Struggling to Focus While Working? It’s Time for A New Office Space
Did you know that 36% of the US workers are freelancers who work from home? Additionally, Nasdaq predicts that 43% of the US employees will be freelancers by 2020, which means that more and more people will embark on the journey of flexible working in the comfort of their own homes.
But as much as you might love your living room, working whilst your kids are playing nearby can be disturbing – especially if you have an important deadline to meet!
This is when a dedicated office space comes into play. A creative workspace is good for your creativity, and that’s why companies such as Apple and Google have open and innovative workspaces.
If you would like to get one of your own, keep on reading, as in this blog post we’re going to show you some creative home office tips and designs to maximise your performance and spark creativity!
Get a dedicated office
…It’s easier said than done, right?
Creating a dedicated working space is vital to help you keep productive and organised. This is especially true if you work with multiple files, and other resources that might simply get lost if aren’t stored in one place.
If you’re lucky enough to have a spare room in your house, you can effortlessly transform it into your own office. However, if your house doesn’t have enough capacity but you happen to have a sufficiently sized garden, you might want to consider building a garden office instead.
Create ergonomic space
When organising your office space interior, your first consideration should be “how ergonomic can I make it?”.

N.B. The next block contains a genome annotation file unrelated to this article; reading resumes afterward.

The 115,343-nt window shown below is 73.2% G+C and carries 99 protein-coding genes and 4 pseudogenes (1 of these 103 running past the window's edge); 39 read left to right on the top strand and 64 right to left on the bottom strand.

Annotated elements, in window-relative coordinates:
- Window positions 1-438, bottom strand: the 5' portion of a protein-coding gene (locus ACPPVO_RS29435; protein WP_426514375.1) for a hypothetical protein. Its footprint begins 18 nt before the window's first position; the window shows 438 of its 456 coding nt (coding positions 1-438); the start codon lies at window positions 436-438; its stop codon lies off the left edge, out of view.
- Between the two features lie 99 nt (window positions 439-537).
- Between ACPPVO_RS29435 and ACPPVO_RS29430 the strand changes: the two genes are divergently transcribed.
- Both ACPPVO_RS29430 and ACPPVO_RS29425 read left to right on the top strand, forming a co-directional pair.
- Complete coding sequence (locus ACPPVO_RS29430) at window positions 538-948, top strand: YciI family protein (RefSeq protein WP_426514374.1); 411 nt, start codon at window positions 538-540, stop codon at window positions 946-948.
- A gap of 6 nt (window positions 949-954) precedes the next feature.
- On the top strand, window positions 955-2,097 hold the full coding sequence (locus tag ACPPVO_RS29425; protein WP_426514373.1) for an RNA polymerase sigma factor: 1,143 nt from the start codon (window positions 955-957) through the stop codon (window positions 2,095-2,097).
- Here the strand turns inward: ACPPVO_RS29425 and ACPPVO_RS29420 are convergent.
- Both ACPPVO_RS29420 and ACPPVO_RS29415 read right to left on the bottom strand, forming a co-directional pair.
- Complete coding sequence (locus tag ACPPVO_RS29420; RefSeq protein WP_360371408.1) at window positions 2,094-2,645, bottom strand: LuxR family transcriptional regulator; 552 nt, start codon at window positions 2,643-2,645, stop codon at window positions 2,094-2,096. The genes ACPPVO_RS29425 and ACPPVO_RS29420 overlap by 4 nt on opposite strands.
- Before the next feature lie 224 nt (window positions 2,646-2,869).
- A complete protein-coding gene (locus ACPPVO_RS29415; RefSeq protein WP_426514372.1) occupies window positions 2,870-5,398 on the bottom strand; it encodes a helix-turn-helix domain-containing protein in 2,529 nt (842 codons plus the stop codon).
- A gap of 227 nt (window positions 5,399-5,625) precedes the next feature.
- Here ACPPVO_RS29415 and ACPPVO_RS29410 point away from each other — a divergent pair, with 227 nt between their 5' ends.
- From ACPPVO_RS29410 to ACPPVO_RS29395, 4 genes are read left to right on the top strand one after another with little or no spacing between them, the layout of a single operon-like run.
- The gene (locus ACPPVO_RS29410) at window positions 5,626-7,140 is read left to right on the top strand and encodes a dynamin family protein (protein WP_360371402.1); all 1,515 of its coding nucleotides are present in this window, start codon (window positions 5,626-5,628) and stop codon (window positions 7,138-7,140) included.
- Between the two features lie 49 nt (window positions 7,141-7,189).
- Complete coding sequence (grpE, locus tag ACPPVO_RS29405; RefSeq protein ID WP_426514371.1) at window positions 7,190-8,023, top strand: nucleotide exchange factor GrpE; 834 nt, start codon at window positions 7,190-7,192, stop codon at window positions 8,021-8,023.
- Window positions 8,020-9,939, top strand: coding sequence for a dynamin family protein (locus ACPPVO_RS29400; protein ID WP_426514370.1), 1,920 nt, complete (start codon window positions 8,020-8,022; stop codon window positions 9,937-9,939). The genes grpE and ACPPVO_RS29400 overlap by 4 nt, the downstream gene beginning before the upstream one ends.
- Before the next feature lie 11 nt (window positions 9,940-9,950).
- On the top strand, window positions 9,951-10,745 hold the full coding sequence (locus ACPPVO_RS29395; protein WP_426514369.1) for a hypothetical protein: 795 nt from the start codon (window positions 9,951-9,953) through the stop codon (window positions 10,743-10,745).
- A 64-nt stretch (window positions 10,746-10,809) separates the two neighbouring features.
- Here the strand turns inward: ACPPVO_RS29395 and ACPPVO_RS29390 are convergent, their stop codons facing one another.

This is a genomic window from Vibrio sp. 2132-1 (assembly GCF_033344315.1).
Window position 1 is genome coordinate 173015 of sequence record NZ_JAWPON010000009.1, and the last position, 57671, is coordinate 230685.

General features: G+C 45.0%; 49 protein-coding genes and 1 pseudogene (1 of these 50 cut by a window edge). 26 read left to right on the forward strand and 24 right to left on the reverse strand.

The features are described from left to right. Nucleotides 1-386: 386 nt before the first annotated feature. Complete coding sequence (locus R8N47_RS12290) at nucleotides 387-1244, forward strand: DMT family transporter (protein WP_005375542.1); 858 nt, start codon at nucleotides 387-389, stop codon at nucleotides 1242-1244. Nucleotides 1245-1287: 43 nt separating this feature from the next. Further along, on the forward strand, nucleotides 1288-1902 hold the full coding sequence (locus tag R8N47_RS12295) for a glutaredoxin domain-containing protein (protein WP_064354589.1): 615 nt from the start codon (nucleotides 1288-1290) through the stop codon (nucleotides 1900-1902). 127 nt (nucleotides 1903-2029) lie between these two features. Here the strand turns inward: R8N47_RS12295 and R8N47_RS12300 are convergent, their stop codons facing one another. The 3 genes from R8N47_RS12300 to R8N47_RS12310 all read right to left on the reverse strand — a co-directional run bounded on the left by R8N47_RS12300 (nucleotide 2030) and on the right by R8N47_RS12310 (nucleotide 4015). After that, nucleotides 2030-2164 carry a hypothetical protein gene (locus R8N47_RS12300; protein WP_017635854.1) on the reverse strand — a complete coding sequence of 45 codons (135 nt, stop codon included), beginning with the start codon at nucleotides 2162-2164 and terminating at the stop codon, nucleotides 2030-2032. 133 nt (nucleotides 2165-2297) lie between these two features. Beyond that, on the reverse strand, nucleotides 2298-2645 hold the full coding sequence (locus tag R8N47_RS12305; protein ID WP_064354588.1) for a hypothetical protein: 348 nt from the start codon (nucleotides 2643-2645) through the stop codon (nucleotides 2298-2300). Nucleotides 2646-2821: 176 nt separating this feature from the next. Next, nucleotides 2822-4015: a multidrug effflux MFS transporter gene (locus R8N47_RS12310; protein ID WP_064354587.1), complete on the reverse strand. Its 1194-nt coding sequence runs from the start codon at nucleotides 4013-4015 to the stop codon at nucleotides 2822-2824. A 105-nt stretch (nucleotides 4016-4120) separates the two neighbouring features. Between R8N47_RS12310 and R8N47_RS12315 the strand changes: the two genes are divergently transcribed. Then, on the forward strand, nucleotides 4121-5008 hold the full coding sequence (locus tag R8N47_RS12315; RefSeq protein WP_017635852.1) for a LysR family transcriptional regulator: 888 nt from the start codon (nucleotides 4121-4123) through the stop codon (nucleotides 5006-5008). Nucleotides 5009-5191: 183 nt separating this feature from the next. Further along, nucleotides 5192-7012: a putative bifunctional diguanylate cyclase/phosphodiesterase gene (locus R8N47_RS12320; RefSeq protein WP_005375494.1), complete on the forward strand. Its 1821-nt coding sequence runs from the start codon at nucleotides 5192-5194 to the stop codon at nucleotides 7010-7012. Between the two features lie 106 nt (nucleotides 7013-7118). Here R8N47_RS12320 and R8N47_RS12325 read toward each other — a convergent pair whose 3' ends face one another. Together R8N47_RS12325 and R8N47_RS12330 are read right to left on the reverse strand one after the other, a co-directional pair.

Ergonomics is the study of how equipment and furniture can be arranged in such a way that people can work more efficiently and comfortably, while minimalising any physical effort or discomfort.
For example, your super-stylish dining chair may feel very comfortable for sitting on whilst you’re having dinner with your family, but it may not be a suitable chair type for your office, as it could cause you some serious long-term health problems such as chronic lower back pain. Therefore, investing in an appropriate office chair that is comfortable, the right height, and one which provides proper back and arm support for the type of work you’ll be doing is crucial – especially if you’re spending quite a long time behind your desk each day.
You might also want to consider investing in a small footstool, which will help with resting your feet without having to get out of a chair. Using an ergonomic footrest can ease leg problems and lessen lower back issues, both are common ailments for anyone with a sedentary lifestyle.
Keep it simple
Whether it’s a dedicated office in the house, a garden room or just a corner space in your living room, to keep yourself organised and efficient you should try to keep the clutter to an absolute minimum.
Obviously, you want to keep everything you need to hand, but you’d surprised what you can live without – could you do without storing a large amount of stationery (including colour pens, various sizes of scissors and a bottomless box of staples) in your office space?
Instead, how about getting a few absolute essentials such as document trays and colourful ring binders to keep your documents and work project files safe?
One of the benefits of working in a regular open-plan office is the daily dose of socialisation, encouragement and motivation shared with your colleagues. These things are, however, a bit more tricky to muster on a daily basis when it comes to working by yourself!
To help you to perform at the highest levels possible, surround yourself with objects that inspire you, such as pictures, quotes, or artwork. You can use a whiteboard to note your best ideas. By doing things such as this day-to-day, you will feel more empowered to achieve your goals, but you’ll also get a daily reminder of what needs to be done/improved, to keep you on track!